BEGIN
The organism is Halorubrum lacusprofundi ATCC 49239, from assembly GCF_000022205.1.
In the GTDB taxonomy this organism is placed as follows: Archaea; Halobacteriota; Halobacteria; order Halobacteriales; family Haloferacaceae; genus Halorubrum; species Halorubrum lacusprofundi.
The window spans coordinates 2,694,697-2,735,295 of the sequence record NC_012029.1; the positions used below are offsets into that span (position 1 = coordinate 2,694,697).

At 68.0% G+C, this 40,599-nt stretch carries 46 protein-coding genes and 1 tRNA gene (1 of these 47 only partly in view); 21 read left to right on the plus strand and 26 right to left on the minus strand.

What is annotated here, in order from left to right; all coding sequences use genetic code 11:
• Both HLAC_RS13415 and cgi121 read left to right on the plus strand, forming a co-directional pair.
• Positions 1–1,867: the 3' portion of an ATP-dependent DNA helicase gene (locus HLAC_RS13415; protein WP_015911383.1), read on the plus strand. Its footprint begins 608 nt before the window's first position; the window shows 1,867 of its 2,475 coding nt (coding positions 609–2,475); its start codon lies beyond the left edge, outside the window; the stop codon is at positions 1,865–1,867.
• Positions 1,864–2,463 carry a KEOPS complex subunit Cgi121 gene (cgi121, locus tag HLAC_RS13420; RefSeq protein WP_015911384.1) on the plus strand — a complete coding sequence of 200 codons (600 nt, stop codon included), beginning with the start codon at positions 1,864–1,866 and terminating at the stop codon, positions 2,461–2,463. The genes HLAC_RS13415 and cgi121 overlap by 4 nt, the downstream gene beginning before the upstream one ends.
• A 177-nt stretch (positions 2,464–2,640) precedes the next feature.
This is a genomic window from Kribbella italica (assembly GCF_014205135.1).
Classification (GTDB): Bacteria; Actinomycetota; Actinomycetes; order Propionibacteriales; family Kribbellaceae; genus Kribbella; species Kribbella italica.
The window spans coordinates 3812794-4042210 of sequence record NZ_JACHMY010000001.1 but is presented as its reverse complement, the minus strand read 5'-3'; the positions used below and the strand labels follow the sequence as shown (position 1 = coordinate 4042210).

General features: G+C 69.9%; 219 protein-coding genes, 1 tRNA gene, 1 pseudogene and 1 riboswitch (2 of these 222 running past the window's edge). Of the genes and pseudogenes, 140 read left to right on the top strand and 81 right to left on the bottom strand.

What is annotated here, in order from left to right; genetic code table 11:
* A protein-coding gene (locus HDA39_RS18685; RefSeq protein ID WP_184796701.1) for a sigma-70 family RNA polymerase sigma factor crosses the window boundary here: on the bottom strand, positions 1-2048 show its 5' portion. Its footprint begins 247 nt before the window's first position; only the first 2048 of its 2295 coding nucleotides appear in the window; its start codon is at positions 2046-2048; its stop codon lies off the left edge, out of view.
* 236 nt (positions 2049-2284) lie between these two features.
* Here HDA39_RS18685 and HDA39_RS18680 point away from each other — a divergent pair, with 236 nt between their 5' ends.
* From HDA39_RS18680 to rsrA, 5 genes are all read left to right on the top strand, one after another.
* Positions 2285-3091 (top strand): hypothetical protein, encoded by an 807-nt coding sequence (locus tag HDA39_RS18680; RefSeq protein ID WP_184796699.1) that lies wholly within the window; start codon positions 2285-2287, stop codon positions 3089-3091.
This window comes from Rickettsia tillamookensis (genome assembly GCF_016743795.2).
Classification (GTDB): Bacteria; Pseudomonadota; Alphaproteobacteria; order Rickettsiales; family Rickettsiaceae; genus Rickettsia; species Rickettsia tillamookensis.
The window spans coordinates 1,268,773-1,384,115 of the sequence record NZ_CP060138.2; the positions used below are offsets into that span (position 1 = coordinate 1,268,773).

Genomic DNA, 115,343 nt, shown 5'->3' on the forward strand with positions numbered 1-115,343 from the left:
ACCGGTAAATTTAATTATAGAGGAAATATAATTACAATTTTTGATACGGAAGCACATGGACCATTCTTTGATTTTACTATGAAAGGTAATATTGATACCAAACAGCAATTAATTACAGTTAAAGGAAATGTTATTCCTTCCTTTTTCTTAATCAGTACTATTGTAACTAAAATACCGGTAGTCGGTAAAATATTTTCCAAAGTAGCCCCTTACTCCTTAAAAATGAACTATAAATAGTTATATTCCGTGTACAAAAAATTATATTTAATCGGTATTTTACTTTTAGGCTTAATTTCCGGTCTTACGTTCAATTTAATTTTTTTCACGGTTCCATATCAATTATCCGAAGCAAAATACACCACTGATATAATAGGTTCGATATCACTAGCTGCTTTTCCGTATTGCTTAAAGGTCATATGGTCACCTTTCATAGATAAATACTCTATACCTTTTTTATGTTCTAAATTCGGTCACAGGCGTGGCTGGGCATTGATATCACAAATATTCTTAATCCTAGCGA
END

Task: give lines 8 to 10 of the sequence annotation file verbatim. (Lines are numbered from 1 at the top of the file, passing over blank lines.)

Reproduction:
• Positions 1,864–2,463 carry a KEOPS complex subunit Cgi121 gene (cgi121, locus tag HLAC_RS13420; RefSeq protein WP_015911384.1) on the plus strand — a complete coding sequence of 200 codons (600 nt, stop codon included), beginning with the start codon at positions 1,864–1,866 and terminating at the stop codon, positions 2,461–2,463. The genes HLAC_RS13415 and cgi121 overlap by 4 nt, the downstream gene beginning before the upstream one ends.
• A 177-nt stretch (positions 2,464–2,640) precedes the next feature.
This is a genomic window from Kribbella italica (assembly GCF_014205135.1).